On March 19, the website vgleaks.com posted screenshots of what it claims is the software development kit for the next-generation Microsoft gaming console, code-named Durango. The shots, which were reported by Edge Magazine as "entirely legitimate" revealed that the system will install games directly to its hard drive, and will not support play from its optical disc.
According to Forbes, disabling optical disc play will kill the market for used games and possibly require the new console to come with up to a terrabyte of hard drive space.
Microsoft does not comment on rumors or speculation about its products, but the significance of the system's alleged design was not lost on Reddit. User GideonJWells compared the tentative hard-drive install to rights-management strategies used by PC game publishers in the late '90s and early '00s, whereby the optical disc gradually became "just an install medium."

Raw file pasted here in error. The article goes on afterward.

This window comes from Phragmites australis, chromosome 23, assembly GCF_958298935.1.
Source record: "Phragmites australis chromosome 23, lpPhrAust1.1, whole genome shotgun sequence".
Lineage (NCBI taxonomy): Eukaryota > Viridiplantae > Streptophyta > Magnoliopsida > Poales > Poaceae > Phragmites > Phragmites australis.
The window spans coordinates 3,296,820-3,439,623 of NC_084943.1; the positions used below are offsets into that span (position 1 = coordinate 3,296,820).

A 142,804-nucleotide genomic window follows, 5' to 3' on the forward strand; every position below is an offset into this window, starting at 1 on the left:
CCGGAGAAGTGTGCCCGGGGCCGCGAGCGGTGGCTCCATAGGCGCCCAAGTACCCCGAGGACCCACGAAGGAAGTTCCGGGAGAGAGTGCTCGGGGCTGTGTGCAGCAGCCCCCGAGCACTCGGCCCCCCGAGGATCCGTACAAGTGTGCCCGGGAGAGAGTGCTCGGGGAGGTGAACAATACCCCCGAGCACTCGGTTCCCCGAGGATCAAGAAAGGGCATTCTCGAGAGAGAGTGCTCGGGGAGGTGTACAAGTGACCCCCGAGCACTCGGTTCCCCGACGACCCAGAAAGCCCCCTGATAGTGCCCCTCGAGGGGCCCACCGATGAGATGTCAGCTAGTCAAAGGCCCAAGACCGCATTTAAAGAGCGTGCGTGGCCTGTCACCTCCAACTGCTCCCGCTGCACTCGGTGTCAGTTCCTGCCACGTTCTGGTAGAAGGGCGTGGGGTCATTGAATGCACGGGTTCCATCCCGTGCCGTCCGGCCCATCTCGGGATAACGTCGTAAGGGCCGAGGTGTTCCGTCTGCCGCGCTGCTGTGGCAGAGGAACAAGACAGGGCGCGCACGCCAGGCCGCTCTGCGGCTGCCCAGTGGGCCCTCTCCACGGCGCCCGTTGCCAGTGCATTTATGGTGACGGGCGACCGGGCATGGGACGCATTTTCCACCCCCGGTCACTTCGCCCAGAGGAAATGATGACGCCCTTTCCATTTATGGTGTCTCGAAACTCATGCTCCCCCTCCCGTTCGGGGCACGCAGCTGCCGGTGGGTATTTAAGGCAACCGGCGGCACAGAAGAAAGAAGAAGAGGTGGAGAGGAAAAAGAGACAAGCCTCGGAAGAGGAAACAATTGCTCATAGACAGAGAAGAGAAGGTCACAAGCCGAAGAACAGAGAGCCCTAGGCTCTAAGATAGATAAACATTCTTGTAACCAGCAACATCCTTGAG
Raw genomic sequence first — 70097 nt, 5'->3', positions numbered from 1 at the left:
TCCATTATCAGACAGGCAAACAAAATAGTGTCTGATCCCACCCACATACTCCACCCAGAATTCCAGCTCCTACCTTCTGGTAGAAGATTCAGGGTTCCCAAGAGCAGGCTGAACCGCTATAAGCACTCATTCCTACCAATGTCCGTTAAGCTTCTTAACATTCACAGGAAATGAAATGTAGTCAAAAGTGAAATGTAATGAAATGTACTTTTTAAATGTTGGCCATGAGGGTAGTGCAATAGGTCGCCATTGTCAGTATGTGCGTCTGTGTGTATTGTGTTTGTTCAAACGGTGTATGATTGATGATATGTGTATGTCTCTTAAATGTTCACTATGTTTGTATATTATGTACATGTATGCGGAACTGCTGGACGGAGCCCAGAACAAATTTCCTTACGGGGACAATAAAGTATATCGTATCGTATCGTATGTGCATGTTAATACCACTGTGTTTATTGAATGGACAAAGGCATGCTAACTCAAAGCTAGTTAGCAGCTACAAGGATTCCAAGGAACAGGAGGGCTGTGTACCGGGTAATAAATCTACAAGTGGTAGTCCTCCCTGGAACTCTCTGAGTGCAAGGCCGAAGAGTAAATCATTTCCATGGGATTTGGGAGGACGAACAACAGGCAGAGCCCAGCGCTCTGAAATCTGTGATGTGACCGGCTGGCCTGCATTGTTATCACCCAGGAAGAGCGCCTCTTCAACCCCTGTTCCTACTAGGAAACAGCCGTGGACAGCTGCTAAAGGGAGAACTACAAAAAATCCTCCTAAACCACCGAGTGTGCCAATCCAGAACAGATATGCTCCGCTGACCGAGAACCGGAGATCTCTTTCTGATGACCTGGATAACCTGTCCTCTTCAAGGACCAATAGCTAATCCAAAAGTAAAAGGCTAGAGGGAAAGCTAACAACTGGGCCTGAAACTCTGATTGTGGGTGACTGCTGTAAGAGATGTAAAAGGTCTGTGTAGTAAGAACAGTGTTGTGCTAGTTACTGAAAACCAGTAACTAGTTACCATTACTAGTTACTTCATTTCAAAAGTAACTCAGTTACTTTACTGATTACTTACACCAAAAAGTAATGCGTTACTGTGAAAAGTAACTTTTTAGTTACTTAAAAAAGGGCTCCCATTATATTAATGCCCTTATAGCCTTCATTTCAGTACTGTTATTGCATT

"If they can get console users used to this, [like] PC [gamers] already are, then it means they are one step closer to doing away with physical mediums and pushing for making the X-Box [sic] digital only," wrote GideonJWells.
Other features indicated by the documents include a Kinect sensor that is "required for the system to operate," and the use of an "always on, always connected" design.
Last month, Edge Magazine reported that continuous connectivity could be leveraged as digital rights management to block used games.
Such DRM strategies have proved unpopular with gamers in the past. In 2012 publisher Ubisoft retracted its always-online DRM after receiving negative feedback from users. More recently, the colossal headaches caused by EA's launch of "SimCity" were blamed on the game's requirement to maintain a connection to faulty servers.